My bus from the airport (a story in itself, see below) dropped me off at 221b Baker Street.

For real.
Well, not EXACTLY, because there is no 221b, but right directly in front of where it would be. So my arrival into the city of London was to be dropped off at 1am, a woman alone and post-slightly-distraught, at Sherlock Holmes’ address. It COULD NOT BE MORE PERFECT.
About that bus ride from the airport:
I allllllmost started crying at the bus driver. All the other buses were huge coaches, and then mine showed up and it was a shuttle van. I was first in line but the lady at the information desk had told me I didn’t need a ticket, I could just pay the driver… but then the driver said he had to take all the ticketed people first and could only take cash if there was still room, and there was a big line behind me because I’d been waiting for 45 minutes at that point and they all had tickets but I’d been waiting so much longer than them! And so they all filed past me and got on and I was getting a little distraught at the thought of being the only one left behind at the airport to wait another hour for another bus, but then it was ok, there was exactly one seat left(!)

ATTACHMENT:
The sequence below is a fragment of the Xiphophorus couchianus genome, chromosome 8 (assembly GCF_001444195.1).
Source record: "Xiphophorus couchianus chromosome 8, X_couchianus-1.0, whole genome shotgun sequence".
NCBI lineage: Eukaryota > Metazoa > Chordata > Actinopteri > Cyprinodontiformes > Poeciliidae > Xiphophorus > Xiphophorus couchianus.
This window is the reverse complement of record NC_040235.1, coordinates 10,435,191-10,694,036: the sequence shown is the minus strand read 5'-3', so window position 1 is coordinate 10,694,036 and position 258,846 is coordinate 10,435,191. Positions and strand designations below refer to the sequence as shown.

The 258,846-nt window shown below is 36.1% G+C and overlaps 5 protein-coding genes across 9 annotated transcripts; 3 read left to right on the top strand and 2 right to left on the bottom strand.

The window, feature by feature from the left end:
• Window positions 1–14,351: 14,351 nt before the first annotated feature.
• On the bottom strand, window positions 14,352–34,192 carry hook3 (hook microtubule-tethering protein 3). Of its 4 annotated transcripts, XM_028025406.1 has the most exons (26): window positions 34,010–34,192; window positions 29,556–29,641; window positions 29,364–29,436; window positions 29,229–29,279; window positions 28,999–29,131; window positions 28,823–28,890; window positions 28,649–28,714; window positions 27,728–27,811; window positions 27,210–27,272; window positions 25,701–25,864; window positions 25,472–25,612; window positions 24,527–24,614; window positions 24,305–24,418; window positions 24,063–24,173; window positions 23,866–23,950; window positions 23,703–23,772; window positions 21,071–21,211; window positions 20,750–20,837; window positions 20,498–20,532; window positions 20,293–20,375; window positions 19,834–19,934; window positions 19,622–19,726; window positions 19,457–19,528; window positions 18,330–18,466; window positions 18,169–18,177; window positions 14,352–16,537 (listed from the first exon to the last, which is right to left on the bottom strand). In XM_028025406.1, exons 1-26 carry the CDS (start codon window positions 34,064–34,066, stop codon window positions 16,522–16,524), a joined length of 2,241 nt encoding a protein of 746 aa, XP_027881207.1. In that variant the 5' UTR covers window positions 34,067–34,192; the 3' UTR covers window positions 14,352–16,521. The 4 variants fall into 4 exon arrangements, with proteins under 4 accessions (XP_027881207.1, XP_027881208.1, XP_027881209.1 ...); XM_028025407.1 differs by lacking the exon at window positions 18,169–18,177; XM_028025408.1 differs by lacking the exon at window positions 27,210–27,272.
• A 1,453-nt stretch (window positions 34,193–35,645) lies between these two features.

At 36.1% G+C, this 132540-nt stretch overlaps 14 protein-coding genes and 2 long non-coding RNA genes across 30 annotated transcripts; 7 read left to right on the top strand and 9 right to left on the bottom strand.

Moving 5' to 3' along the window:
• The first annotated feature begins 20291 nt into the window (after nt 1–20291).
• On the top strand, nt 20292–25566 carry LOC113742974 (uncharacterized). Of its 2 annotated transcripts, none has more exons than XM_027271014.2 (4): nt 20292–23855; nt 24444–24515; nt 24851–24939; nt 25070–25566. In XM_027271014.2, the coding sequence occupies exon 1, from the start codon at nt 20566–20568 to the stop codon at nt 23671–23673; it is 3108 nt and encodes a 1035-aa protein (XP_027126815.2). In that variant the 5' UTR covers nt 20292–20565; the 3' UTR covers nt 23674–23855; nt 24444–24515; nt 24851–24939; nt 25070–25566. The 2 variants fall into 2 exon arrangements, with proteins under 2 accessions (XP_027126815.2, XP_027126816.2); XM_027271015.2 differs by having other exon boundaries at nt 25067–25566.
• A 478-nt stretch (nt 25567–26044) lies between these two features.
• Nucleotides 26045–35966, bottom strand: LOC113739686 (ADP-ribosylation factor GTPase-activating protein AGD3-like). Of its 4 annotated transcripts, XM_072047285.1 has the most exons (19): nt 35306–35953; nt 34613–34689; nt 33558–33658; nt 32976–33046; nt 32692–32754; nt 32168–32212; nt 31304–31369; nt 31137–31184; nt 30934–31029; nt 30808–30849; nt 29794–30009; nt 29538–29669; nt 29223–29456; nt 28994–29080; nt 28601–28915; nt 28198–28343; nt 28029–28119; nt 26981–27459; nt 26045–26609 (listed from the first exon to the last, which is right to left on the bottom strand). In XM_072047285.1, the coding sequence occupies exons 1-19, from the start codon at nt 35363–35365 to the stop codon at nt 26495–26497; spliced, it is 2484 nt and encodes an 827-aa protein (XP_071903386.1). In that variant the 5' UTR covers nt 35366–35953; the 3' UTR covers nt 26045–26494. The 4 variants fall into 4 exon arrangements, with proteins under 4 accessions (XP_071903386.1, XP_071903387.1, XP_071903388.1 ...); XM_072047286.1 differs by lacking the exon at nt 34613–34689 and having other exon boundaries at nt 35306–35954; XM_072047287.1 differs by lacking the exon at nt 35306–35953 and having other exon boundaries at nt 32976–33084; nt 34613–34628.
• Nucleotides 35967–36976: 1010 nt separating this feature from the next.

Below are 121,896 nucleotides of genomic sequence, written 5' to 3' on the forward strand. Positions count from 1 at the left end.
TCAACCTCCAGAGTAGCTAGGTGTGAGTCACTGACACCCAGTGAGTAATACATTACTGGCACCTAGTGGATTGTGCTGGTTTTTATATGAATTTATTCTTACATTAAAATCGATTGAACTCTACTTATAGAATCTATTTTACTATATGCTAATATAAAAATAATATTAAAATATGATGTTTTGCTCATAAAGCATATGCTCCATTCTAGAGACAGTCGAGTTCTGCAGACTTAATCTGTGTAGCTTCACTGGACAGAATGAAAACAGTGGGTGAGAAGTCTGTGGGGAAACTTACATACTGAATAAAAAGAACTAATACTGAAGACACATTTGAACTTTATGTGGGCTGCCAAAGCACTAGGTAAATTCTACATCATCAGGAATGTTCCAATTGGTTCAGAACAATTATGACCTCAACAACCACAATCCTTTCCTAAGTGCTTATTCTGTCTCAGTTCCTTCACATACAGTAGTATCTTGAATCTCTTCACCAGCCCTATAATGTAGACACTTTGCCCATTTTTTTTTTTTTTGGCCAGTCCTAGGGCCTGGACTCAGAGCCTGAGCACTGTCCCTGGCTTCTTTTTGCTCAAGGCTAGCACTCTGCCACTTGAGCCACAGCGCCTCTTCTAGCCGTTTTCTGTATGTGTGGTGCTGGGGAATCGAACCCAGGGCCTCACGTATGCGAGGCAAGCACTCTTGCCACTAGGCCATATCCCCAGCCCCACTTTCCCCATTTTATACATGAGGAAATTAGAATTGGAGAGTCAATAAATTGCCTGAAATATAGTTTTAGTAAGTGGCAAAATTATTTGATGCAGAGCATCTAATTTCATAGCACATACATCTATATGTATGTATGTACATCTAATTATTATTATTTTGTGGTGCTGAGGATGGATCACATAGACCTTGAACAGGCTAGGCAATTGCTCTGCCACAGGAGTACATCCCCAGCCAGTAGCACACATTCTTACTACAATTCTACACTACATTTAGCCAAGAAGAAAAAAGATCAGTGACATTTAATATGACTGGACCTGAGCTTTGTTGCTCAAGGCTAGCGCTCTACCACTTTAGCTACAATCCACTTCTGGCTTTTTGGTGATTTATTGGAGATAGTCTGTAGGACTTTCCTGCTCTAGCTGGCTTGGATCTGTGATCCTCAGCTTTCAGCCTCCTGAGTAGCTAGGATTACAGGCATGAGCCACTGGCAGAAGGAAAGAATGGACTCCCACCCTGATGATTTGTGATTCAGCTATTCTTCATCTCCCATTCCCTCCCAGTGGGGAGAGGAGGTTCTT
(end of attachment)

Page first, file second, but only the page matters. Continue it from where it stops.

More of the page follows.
And I got a seat all to myself with no seat next to me, unlike everyone else 🙂
Anyway…. Then I arrived and checked in to the cutest, tidiest, TINIEST hotel room ever. I slept a little, and woke up early-ish to explore the city… in brief, I went to:
•Marks & Spencer (AMAZING grocery/food shop, I’ve now been three times and I’m hooked)
•Picnic on the south bank of the Thames (real nice river you’ve got there, London)